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Series: Politics Today
Author: Edward Ashbee

The book introduces the principles underpinning the US Constitution and, on the basis of this, surveys core federal institutions: Congress, the presidency, and the US Supreme Court and lower courts. The different chapters outline the defining features of each and introduce some of the core scholarly debates about their powers and performance. The book also considers processes of political participation through elections, parties, and organised interests. It looks, in particular, at the changing nature of voting behaviour, the reasons why electoral turnout levels are comparatively low, and the different reasons why Donald Trump secured the presidency in the 2016 contest. It also considers the character of the party system and claims that organised interests, particularly groups representing those at the highest ends of the income and wealth scales, play a disproportionate role in the US system. The book thereby offers a guide to debates about the democratic ‘health’ of the contemporary US. The final chapter places the study of US politics in a comparative and theoretical context. It suggests that comparative approaches are essential if political developments and processes are to be fully understood. It then considers the value of employing theoretical frameworks in the study of politics and explores the ways in which structural theories, approaches drawing upon representations of political culture, and rational choice perspectives can explain political outcomes.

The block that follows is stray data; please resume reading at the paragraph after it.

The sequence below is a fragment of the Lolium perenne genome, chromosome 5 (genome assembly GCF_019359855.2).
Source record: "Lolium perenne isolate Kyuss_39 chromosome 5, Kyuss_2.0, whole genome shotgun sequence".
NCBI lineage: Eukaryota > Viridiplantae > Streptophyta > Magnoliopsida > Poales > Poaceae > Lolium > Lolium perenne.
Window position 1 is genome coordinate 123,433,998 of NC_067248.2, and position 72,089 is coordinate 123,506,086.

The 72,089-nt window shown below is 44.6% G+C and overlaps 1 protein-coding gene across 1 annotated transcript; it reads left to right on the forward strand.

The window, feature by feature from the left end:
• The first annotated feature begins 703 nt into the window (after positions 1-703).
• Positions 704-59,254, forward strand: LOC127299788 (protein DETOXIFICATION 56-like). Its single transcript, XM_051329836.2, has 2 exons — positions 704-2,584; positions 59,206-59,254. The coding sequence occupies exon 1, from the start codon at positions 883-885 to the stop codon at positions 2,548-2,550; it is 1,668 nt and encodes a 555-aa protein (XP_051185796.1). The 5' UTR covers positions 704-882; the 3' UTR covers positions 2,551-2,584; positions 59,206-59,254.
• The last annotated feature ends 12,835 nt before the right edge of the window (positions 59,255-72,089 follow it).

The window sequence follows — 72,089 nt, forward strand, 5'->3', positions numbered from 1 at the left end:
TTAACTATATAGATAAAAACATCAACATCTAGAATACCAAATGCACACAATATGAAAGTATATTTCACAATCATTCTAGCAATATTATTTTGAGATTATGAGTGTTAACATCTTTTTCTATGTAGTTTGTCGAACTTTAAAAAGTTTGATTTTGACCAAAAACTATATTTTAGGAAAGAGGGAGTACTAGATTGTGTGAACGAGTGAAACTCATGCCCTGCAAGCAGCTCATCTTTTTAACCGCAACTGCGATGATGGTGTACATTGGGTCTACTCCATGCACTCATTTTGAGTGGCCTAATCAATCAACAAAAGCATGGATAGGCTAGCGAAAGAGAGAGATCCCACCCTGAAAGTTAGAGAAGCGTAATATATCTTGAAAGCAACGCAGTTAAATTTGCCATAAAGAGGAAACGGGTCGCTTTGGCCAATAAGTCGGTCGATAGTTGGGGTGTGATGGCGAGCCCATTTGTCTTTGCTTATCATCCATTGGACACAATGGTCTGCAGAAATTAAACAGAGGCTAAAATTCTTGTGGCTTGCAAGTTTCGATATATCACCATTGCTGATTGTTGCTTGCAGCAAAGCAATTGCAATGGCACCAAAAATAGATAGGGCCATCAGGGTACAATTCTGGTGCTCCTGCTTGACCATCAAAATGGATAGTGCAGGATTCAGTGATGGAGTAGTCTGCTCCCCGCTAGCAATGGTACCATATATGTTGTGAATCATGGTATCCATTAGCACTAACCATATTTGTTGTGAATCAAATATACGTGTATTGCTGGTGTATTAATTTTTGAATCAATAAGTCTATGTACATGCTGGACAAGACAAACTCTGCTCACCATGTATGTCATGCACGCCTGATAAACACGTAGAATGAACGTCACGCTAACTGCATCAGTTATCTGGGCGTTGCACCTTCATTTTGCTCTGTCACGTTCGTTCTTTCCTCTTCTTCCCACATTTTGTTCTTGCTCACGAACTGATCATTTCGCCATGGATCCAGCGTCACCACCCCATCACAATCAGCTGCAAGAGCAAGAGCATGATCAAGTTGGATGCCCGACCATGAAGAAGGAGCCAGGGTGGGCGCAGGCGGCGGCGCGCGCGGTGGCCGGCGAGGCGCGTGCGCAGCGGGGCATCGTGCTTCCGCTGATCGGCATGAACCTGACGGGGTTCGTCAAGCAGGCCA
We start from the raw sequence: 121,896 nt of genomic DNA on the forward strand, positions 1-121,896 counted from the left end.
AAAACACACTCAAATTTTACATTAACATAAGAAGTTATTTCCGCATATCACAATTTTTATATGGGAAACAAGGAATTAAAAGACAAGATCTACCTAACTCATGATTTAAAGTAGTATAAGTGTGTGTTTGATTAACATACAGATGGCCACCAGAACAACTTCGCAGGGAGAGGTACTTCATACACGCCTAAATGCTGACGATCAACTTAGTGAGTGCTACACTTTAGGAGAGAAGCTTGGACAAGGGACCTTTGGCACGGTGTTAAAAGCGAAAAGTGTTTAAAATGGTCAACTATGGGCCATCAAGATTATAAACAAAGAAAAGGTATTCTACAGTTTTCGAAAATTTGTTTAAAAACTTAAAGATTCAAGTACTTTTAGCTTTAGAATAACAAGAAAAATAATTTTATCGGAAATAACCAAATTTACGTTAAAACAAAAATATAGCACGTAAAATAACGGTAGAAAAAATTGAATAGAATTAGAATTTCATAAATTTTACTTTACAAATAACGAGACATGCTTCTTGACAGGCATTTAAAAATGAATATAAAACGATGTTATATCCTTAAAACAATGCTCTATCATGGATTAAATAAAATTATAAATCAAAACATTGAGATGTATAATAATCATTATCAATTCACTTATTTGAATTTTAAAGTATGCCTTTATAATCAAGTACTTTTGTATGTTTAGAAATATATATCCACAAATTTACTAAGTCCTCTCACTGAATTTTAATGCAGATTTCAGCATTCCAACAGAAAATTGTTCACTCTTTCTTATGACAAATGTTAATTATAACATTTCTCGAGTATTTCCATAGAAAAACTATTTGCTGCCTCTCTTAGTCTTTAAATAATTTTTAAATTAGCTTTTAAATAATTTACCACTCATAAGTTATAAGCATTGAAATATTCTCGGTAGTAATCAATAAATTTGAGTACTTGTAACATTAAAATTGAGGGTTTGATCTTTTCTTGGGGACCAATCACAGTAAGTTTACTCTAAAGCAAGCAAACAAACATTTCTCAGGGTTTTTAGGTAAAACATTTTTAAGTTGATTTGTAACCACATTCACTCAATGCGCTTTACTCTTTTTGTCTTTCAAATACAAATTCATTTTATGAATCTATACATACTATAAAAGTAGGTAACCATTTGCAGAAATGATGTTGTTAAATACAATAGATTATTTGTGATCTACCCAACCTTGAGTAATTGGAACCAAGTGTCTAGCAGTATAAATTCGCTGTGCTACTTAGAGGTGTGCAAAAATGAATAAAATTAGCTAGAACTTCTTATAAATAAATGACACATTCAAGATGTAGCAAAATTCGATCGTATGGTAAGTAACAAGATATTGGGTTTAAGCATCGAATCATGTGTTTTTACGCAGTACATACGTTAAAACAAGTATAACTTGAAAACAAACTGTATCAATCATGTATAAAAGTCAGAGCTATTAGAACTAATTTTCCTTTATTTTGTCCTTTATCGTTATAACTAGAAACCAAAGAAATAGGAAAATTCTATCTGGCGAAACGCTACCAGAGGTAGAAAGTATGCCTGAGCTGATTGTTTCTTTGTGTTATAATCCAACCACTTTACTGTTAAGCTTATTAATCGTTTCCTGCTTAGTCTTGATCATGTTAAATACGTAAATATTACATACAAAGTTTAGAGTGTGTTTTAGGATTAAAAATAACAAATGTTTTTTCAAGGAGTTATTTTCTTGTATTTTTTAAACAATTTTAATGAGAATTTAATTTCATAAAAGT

A Focus on Community Engagement
Frédéric Le Marcis, Luisa Enria, Sharon Abramowitz, Almudena-Mari Saez, and Sylvain Landry B. Faye

that were negotiated over time and in response to rapidly changing conditions on the ground. A comparative approach allowed us to develop an analysis of the formation, negotiation and rejection of the legitimacy of local, national and international actors and interventions that had different implications for the duration of the epidemic and the effectiveness of the response in Liberia, Guinea and Sierra Leone. There were significant regional and national differences in local

Journal of Humanitarian Affairs
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Jonathan Benthall

Islamic Relief Worldwide and the Edhi Foundation, returning to the original Qur’anic injunction to care for the poor and disadvantaged, have had considerable success in dispelling these objections by setting a practical example of ‘pure’ humanitarianism. Tools for a more comparative approach This study assumes Christian, or secular post

in Islamic charities and Islamic humanism in troubled times
Contexts and comparisons
Bronwen Walter

migration history that combines the diasporic or transnational with the comparative or cross-national.’5 In attempting to discern ‘Where Irish studies is bound’ Liam Harte also drew attention to opportunities offered by joint programmes of area study to challenge an ongoing deficit; ‘Irish and Scottish studies … have the added advantage of encouraging comparativist perspectives, of which there is still a marked dearth’ (emphasis added).6 The problems which have impeded the embrace of comparative approaches, broadly identified by Solomos and Bulmer, were fleshed out by